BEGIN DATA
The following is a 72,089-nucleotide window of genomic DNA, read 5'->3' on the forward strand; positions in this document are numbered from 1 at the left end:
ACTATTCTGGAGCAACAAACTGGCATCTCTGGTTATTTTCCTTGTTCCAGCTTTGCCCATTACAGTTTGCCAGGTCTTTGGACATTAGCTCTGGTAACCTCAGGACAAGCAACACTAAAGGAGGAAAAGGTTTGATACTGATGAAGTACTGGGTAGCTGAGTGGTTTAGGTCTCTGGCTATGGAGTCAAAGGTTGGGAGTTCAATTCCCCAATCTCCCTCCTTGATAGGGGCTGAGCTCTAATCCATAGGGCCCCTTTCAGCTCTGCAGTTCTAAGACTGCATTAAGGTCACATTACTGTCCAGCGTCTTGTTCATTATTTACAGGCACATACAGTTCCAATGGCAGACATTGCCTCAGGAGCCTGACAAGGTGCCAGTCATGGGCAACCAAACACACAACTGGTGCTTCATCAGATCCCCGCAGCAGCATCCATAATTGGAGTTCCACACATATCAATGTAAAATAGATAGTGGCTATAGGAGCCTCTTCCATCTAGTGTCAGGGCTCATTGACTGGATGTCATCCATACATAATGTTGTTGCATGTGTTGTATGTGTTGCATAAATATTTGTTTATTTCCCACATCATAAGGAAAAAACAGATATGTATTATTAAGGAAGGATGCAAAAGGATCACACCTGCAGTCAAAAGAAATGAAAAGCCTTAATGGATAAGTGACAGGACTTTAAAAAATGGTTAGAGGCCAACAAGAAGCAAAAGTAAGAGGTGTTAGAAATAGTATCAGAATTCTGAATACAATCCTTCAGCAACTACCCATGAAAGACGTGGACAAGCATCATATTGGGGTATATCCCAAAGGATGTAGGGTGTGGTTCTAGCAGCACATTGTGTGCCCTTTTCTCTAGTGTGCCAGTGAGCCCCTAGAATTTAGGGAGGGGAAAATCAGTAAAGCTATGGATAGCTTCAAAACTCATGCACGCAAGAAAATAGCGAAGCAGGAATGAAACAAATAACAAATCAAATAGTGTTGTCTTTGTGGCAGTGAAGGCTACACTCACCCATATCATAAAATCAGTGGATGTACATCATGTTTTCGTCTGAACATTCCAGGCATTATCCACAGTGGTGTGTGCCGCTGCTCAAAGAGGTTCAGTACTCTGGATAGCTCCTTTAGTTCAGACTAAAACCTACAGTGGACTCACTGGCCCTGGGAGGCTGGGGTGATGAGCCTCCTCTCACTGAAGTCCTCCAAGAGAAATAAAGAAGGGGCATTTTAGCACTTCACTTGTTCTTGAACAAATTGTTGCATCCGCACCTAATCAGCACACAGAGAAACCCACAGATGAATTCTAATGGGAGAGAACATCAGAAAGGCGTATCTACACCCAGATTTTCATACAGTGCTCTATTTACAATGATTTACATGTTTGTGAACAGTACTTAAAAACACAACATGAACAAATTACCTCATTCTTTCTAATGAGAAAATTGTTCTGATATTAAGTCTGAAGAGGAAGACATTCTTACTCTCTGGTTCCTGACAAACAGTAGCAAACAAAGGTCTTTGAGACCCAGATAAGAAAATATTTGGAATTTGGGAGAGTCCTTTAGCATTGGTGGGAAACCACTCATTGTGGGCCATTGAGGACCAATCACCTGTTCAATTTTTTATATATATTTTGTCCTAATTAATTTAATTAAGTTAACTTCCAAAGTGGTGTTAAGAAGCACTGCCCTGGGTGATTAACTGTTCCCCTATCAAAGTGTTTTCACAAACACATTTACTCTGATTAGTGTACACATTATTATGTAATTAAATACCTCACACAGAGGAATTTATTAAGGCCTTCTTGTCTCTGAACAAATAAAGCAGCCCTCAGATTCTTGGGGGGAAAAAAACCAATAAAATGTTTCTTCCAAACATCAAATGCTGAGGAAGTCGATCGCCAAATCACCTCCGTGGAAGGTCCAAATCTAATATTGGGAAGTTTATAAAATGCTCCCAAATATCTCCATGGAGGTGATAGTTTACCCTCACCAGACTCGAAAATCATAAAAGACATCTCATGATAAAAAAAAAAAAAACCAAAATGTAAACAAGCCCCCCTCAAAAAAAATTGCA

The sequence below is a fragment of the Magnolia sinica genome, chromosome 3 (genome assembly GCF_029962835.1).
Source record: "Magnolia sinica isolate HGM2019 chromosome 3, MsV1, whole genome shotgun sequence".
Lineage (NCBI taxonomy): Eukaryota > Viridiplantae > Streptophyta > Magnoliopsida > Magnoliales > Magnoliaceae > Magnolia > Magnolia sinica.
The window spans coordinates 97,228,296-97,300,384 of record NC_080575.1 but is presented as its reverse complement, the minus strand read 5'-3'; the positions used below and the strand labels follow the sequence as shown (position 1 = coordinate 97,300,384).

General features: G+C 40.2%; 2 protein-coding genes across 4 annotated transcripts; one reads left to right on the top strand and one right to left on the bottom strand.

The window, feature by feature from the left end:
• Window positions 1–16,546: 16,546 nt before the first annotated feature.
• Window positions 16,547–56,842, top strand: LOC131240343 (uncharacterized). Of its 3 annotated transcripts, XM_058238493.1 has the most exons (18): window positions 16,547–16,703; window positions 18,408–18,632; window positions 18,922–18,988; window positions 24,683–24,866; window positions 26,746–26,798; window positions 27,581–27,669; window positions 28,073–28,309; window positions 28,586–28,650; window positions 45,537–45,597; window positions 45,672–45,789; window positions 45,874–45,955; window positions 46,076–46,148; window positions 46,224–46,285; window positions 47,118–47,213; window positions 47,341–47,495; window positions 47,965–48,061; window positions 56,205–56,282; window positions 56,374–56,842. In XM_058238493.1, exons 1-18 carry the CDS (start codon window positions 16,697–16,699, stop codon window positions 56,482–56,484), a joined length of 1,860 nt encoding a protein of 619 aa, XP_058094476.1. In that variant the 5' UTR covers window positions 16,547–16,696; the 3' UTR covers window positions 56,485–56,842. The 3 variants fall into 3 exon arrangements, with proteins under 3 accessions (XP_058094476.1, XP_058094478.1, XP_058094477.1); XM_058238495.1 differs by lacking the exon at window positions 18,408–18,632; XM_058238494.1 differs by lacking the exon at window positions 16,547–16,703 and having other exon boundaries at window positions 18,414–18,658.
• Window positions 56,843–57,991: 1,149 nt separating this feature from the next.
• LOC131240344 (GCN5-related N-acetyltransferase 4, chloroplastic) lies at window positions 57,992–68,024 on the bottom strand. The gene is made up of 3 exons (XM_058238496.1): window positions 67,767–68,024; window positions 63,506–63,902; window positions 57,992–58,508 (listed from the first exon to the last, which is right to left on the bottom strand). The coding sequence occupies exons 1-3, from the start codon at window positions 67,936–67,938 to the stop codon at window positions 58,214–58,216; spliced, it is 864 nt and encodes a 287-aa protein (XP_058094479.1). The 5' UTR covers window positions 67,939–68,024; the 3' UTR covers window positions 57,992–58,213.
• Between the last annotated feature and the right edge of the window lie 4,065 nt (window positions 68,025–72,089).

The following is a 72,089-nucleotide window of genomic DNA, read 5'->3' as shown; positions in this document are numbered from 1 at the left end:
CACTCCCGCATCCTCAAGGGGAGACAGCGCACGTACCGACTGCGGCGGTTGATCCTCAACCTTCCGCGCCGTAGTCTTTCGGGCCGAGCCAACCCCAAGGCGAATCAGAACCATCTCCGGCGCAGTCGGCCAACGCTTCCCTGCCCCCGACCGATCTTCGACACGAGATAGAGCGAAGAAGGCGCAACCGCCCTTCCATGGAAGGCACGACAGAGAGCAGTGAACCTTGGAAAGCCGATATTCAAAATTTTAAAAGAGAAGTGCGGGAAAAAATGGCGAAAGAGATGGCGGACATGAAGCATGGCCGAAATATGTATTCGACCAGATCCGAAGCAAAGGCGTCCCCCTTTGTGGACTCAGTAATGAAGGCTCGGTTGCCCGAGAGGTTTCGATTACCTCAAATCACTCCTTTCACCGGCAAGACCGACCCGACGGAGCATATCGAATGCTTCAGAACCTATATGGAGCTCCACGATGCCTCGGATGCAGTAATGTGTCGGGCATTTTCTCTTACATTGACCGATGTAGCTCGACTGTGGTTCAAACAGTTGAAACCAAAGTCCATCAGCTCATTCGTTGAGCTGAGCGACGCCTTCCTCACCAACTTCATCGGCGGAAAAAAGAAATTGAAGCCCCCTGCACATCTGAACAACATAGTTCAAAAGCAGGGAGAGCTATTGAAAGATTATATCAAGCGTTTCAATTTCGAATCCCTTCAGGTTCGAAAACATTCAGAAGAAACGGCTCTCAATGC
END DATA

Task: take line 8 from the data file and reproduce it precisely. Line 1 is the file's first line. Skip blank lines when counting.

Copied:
The window, feature by feature from the left end: